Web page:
Title

Effect of condensed corn distillers solubles concentration on lactation performance of Holstein cows

Document Type

Article

Publication Date

1-1-2015

Abstract

© 2015 American Dairy Science Association. Forty-eight Holstein cows (32 multiparous and 16 primiparous) in mid to late lactation averaging 219 ± 71 days in milk and 30.5 ± 6.6. kg/d of 3.5% fat-corrected milk were used in a 56-d completely randomized design experiment to evaluate condensed corn distillers solubles (CCDS) inclusion in high-fiber total mixed rations (TMR). Inclusion rates evaluated were 0, 6.6, 13.2, and 19.8% CCDS as a percentage of dry matter (DM). Distiller solubles substituted for soybean meal, corn grain, and whole cottonseed such that diets were similar in protein (16.6%) and fat (4.50%). Water was added to 0, 6.6, and 13.2% CCDS treatments so that final TMR DM concentrations (47.8%) were similar across diets. The forage portion of the diet was kept constant at 19.6% annual ryegrass hay and 26.0% sorghum baleage. Diet in vitro true digestibility tended to increase as CCDS addition increased, but neutral detergent fiber digestibility trended lower in CCDS diets. Percent P (0.39, 0.55, 0.69, and 0.73%) and S (0.32, 0.35, 0.39, and 0.42%) in TMR increased as CCDS concentration increased. Milk yield (23.5, 24.7, 25.5, and 24.8. kg/d of 3.5% fat-corrected milk) was similar for control and CCDS diets. Milk fat (3.88, 3.73, 3.78, and 3.68%), protein (3.28, 3.27, 3.31, and 3.31%), and lactose (4.61, 4.66, 4.69, and 4.77) percentages were similar across diets. Milk urea nitrogen (16.60, 15.58, 15.43, and 14.75. mg/dL) declined with increasing CCDS addition. Animal activity, body weight, body condition scores, and locomotion scores were not influenced by CCDS. Day 28 poststudy locomotion scores were similar across diets. Ruminal acetate concentrations did not differ among diets, but propionate and butyrate concentrations were elevated in rumen fluid of cows receiving 19.6% CCDS. Although rumen fluid pH values were similar (6.5, 6.4, 6.3, and 6.2), the two highest CCDS diets exhibited depressed acetate:propionate ratios relative to controls. The results from this study indicate that CCDS may be included in high-fiber TMR for lactating dairy cows at up to nearly 20% of diet DM; however, caution is recommended because high CCDS P concentrations may create Ca:P imbalances and excess P may be introduced into the environment.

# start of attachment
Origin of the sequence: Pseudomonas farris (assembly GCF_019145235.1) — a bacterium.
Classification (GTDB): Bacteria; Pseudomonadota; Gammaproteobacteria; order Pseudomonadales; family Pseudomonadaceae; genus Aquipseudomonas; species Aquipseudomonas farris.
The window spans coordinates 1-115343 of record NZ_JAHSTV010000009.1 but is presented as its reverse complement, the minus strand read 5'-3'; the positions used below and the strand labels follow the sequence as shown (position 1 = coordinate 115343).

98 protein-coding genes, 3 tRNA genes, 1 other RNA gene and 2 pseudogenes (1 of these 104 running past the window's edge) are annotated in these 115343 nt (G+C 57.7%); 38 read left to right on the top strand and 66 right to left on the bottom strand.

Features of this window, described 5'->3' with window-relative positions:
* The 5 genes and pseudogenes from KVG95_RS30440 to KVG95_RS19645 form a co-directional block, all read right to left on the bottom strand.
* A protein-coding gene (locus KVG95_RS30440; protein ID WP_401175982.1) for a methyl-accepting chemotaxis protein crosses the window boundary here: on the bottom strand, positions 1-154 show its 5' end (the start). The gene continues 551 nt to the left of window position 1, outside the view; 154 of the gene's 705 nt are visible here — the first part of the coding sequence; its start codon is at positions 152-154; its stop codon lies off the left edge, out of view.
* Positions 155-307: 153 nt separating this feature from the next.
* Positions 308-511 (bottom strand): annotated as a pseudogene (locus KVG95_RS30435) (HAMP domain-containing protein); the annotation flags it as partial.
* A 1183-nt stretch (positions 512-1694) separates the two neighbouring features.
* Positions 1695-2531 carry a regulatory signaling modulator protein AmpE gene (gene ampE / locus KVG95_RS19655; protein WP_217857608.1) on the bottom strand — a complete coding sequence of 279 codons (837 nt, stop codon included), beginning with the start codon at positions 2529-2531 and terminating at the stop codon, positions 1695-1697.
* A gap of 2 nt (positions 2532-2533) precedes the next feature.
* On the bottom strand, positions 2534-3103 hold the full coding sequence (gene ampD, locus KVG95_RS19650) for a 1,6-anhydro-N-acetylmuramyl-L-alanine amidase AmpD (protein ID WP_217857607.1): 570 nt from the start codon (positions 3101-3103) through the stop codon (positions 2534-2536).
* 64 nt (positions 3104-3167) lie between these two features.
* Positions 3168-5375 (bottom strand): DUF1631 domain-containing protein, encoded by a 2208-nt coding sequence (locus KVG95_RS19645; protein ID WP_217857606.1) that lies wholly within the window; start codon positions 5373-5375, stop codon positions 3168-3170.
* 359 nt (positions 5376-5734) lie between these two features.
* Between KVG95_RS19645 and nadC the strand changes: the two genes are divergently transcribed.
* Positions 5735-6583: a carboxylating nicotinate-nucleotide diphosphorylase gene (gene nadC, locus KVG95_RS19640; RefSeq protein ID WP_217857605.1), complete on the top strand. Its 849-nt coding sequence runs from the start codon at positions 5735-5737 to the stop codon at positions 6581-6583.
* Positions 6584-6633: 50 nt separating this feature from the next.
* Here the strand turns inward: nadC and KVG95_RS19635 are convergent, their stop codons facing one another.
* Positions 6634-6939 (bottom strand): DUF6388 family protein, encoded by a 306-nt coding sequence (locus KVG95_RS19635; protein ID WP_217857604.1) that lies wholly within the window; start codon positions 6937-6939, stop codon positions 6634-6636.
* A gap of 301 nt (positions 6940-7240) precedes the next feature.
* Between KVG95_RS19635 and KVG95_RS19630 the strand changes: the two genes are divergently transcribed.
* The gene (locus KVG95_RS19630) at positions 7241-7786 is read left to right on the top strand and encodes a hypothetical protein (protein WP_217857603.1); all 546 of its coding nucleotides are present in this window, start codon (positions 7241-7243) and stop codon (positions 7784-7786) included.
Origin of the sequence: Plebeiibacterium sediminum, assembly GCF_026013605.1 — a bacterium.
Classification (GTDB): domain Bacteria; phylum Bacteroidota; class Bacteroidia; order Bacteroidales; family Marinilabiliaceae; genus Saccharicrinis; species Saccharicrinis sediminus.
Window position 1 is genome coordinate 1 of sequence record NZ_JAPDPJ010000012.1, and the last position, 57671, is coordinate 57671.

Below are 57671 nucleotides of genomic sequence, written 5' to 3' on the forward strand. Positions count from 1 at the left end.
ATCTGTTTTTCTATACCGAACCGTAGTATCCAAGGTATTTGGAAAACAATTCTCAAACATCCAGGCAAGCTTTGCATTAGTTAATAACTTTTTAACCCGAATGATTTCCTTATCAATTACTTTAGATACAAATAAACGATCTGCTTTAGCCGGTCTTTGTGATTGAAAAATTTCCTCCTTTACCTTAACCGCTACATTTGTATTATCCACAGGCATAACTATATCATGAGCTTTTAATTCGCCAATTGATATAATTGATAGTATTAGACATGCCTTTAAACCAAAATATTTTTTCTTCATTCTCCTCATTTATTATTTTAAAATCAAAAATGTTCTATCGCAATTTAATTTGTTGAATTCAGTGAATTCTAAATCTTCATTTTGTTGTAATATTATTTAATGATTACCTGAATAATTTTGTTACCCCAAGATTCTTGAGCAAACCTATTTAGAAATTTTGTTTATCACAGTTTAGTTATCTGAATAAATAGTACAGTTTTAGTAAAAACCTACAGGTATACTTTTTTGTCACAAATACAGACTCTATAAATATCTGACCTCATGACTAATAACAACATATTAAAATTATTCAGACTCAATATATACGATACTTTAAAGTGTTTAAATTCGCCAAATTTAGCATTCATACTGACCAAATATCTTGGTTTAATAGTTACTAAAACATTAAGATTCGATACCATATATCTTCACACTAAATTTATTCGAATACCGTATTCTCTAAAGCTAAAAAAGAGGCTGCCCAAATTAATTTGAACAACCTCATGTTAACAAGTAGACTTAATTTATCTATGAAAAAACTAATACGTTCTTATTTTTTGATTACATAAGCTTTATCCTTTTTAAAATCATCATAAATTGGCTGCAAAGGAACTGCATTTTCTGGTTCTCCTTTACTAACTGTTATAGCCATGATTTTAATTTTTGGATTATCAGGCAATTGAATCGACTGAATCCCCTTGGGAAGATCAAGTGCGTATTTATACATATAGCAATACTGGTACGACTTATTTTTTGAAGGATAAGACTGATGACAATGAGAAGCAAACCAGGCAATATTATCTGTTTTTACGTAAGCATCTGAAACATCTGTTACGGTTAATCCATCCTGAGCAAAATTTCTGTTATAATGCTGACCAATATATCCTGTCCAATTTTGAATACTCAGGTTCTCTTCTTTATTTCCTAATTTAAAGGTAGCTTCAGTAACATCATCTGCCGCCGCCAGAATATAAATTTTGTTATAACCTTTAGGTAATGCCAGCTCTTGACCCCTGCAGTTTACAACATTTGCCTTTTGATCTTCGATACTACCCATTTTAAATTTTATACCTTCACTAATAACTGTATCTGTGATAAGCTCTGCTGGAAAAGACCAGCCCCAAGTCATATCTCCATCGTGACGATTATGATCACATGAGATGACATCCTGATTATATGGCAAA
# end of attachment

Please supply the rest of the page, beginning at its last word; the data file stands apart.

Publication Source (Journal or Book title)

Journal of Dairy Science

First Page

1983

Last Page

1990

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